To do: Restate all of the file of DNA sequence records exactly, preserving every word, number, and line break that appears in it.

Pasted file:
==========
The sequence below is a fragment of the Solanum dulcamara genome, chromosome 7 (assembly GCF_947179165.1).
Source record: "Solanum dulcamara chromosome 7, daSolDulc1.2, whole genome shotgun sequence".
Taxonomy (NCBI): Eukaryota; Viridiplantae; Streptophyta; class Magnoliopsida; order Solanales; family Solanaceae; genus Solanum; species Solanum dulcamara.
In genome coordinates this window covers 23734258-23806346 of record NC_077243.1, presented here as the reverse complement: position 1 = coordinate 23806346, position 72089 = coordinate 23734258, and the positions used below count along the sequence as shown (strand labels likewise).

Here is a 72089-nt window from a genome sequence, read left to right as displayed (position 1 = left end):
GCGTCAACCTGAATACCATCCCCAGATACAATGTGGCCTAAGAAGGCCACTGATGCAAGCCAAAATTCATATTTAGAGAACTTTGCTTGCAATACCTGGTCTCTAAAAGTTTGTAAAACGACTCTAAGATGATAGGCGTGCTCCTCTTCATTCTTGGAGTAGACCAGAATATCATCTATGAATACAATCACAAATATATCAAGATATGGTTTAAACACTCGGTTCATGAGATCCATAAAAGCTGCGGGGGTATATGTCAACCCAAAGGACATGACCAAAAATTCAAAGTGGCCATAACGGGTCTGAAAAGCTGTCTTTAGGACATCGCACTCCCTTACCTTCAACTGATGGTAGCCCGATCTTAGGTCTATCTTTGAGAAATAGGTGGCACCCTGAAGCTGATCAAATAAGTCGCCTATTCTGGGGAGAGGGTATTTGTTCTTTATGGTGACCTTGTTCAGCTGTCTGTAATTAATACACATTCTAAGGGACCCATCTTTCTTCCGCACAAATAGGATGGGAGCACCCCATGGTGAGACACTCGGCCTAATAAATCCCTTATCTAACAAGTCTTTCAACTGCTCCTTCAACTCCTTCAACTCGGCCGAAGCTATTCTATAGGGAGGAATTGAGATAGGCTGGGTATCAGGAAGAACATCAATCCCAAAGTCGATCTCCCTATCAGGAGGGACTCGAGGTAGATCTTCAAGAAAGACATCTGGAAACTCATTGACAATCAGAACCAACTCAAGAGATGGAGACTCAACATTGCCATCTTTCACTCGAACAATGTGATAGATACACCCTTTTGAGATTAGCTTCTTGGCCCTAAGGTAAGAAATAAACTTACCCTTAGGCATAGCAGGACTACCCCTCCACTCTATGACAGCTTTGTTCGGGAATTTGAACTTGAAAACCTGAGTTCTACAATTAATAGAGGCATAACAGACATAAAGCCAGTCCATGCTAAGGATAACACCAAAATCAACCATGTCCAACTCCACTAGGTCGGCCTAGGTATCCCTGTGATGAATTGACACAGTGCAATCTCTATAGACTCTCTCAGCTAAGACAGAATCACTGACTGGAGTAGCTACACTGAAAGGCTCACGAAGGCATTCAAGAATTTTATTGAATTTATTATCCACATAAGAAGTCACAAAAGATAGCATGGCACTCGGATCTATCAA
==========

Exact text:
The sequence below is a fragment of the Solanum dulcamara genome, chromosome 7 (assembly GCF_947179165.1).
Source record: "Solanum dulcamara chromosome 7, daSolDulc1.2, whole genome shotgun sequence".
Taxonomy (NCBI): Eukaryota; Viridiplantae; Streptophyta; class Magnoliopsida; order Solanales; family Solanaceae; genus Solanum; species Solanum dulcamara.
In genome coordinates this window covers 23734258-23806346 of record NC_077243.1, presented here as the reverse complement: position 1 = coordinate 23806346, position 72089 = coordinate 23734258, and the positions used below count along the sequence as shown (strand labels likewise).

Here is a 72089-nt window from a genome sequence, read left to right as displayed (position 1 = left end):
GCGTCAACCTGAATACCATCCCCAGATACAATGTGGCCTAAGAAGGCCACTGATGCAAGCCAAAATTCATATTTAGAGAACTTTGCTTGCAATACCTGGTCTCTAAAAGTTTGTAAAACGACTCTAAGATGATAGGCGTGCTCCTCTTCATTCTTGGAGTAGACCAGAATATCATCTATGAATACAATCACAAATATATCAAGATATGGTTTAAACACTCGGTTCATGAGATCCATAAAAGCTGCGGGGGTATATGTCAACCCAAAGGACATGACCAAAAATTCAAAGTGGCCATAACGGGTCTGAAAAGCTGTCTTTAGGACATCGCACTCCCTTACCTTCAACTGATGGTAGCCCGATCTTAGGTCTATCTTTGAGAAATAGGTGGCACCCTGAAGCTGATCAAATAAGTCGCCTATTCTGGGGAGAGGGTATTTGTTCTTTATGGTGACCTTGTTCAGCTGTCTGTAATTAATACACATTCTAAGGGACCCATCTTTCTTCCGCACAAATAGGATGGGAGCACCCCATGGTGAGACACTCGGCCTAATAAATCCCTTATCTAACAAGTCTTTCAACTGCTCCTTCAACTCCTTCAACTCGGCCGAAGCTATTCTATAGGGAGGAATTGAGATAGGCTGGGTATCAGGAAGAACATCAATCCCAAAGTCGATCTCCCTATCAGGAGGGACTCGAGGTAGATCTTCAAGAAAGACATCTGGAAACTCATTGACAATCAGAACCAACTCAAGAGATGGAGACTCAACATTGCCATCTTTCACTCGAACAATGTGATAGATACACCCTTTTGAGATTAGCTTCTTGGCCCTAAGGTAAGAAATAAACTTACCCTTAGGCATAGCAGGACTACCCCTCCACTCTATGACAGCTTTGTTCGGGAATTTGAACTTGAAAACCTGAGTTCTACAATTAATAGAGGCATAACAGACATAAAGCCAGTCCATGCTAAGGATAACACCAAAATCAACCATGTCCAACTCCACTAGGTCGGCCTAGGTATCCCTGTGATGAATTGACACAGTGCAATCTCTATAGACTCTCTCAGCTAAGACAGAATCACTGACTGGAGTAGCTACACTGAAAGGCTCACGAAGGCATTCAAGAATTTTATTGAATTTATTATCCACATAAGAAGTCACAAAAGATAGCATGGCACTCGGATCTATCAA